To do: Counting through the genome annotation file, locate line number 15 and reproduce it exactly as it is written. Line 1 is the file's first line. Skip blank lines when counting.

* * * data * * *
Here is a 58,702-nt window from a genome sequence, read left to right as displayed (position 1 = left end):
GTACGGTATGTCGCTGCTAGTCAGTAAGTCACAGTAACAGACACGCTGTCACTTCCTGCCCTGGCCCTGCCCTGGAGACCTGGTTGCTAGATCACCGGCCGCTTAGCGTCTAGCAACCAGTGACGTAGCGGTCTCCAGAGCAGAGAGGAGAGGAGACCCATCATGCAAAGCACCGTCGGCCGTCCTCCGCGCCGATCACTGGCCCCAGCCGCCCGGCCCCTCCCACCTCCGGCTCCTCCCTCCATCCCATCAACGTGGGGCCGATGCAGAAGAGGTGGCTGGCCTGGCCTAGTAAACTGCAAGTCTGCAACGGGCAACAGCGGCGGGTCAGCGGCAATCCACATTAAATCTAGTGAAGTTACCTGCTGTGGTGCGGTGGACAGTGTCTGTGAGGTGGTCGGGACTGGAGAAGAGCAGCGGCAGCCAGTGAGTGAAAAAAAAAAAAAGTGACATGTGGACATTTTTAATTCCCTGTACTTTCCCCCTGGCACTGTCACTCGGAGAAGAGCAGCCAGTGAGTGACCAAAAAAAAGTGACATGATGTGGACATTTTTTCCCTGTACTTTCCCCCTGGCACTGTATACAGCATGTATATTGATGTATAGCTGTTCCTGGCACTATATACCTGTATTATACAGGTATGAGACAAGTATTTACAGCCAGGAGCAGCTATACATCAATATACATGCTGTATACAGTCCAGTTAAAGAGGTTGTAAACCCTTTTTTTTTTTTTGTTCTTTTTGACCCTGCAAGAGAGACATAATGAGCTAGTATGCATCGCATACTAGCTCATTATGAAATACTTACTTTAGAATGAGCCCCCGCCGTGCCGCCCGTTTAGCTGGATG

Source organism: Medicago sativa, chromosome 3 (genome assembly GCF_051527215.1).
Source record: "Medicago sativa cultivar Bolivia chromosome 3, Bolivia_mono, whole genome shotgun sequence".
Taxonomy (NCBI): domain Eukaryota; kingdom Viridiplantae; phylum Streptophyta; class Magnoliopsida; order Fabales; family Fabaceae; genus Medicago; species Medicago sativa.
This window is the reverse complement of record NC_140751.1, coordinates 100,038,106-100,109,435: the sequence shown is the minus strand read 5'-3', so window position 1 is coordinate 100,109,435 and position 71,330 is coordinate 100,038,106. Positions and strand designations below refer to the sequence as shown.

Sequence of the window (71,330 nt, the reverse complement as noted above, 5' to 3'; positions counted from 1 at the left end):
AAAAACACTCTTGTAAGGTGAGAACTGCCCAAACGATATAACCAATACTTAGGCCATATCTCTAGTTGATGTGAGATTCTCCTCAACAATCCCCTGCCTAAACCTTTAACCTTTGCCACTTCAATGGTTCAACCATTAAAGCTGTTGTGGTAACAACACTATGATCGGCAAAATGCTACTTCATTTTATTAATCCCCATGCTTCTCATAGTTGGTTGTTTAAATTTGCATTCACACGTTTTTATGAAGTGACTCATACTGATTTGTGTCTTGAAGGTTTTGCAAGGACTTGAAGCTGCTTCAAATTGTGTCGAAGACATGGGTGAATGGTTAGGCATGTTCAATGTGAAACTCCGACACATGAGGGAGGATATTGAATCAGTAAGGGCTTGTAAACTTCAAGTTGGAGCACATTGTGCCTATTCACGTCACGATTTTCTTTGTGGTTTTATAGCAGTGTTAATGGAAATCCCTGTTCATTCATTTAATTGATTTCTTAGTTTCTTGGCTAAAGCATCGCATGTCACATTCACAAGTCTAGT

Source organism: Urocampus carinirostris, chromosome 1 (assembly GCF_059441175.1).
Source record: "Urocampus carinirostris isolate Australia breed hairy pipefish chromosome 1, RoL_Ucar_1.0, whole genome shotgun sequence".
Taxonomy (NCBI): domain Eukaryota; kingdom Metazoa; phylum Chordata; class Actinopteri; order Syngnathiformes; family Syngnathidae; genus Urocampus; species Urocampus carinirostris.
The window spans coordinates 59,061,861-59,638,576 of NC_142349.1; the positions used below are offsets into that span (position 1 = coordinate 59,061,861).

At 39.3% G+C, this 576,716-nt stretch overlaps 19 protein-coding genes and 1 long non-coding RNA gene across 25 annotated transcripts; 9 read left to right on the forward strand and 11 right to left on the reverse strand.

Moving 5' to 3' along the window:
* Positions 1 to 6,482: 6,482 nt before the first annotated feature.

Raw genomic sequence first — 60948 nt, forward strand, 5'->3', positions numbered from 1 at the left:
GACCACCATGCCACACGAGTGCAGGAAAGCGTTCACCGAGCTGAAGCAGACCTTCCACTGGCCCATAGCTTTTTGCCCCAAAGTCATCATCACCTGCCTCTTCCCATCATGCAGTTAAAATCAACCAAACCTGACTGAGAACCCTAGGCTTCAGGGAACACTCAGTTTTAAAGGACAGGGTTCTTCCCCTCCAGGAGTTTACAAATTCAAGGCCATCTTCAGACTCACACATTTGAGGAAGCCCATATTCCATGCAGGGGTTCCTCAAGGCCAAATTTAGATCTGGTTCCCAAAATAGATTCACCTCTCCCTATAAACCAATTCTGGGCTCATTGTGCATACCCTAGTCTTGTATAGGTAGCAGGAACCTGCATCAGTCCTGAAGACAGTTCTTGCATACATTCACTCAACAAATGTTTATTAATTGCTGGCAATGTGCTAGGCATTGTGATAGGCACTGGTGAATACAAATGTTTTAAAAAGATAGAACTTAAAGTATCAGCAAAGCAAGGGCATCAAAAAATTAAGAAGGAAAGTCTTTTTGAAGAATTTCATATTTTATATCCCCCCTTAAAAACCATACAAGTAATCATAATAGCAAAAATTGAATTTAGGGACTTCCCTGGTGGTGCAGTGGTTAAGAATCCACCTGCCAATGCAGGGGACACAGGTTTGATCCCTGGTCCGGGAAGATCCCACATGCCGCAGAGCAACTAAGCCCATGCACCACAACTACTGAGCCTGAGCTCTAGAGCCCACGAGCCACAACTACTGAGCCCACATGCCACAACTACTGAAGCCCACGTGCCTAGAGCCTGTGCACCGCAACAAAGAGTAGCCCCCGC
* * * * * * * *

* Positions 1 to 6,482: 6,482 nt before the first annotated feature.